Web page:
Analecta Cyber Company Blog: When a Locked Door Isn’t Enough: Controlling Physical Access to Information Systems


When a Locked Door Isn’t Enough: Controlling Physical Access to Information Systems

being secure enough - dog in front door graphic Controlling physical access to information system banner - Analecta LLC graphic It is vital to keep attackers from finding ways to access your data remotely, but it is equally important to keep them from exfiltrating data through direct physical access. Physical security should safeguard your equipment, resources and other assets to ensure that only authorized personnel have access to those company assets.

Layered approach to physical security

Physical security requires more than putting a lock on the front door of your organization and calling it good. Focusing on a single point of failure or weakness will not protect your organization from someone gaining unauthorized physical access to your systems. Instead, consider a layered approach where each layer of security control complements the rest to build a more secure overall posture.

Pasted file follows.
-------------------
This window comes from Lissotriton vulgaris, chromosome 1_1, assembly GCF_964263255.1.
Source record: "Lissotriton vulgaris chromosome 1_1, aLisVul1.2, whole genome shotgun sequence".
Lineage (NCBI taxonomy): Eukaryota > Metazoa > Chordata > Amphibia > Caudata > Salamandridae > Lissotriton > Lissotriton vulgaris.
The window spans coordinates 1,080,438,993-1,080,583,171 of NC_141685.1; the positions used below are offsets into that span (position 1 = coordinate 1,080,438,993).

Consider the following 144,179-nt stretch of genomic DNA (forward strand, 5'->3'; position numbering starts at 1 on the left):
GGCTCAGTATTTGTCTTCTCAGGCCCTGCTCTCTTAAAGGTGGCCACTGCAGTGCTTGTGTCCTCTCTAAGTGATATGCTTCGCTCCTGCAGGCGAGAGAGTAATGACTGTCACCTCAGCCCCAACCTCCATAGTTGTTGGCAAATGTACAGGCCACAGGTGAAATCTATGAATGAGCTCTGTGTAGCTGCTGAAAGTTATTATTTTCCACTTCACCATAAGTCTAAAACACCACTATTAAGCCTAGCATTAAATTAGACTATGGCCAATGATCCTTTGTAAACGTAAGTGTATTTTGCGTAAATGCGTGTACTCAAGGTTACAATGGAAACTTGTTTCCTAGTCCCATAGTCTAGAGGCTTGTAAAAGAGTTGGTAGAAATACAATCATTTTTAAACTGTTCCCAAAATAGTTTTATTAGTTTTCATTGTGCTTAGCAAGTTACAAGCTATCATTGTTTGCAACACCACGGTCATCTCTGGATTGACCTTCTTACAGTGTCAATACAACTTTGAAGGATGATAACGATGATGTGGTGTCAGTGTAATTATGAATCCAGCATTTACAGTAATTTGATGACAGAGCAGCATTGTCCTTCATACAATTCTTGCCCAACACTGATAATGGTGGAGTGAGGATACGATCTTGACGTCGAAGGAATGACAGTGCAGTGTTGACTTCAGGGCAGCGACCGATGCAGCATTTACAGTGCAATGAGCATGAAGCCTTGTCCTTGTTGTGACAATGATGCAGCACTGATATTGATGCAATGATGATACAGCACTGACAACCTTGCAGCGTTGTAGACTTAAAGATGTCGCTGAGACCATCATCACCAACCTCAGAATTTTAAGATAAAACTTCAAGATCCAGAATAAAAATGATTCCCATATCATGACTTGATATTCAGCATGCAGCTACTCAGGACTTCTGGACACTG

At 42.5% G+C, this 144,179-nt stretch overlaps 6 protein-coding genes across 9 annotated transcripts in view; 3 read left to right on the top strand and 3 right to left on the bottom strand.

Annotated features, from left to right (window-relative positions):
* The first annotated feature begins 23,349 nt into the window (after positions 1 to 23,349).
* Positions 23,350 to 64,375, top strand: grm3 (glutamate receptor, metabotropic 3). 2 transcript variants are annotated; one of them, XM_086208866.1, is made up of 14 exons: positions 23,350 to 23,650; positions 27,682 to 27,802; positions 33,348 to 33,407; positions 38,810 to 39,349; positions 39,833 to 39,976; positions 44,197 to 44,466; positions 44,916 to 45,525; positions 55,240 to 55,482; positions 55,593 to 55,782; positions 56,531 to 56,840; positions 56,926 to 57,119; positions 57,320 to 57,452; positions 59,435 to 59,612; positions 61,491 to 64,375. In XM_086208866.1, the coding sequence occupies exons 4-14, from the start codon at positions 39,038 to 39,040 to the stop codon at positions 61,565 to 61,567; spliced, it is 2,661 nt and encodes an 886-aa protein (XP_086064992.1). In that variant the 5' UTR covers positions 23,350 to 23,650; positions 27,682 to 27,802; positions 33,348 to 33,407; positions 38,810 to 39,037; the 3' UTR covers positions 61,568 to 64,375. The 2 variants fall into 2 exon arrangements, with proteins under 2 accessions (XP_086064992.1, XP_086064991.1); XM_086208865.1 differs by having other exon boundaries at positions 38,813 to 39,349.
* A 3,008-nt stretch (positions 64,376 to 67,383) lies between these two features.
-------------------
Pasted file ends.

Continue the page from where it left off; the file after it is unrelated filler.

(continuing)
One way to apply layered physical security measures is to start from the outside and work your way in. For a larger facility, this may include security considerations for an office park campus, parking lots, individual buildings, lobby and common areas and interior rooms.

Building protection

Using the outside-in approach, the first place to secure is your campus and individual building. Your specific needs will depend on the type of organization you have. Retail establishments will want to make ease-of-access a primary consideration, while those in other fields may need more controlled access.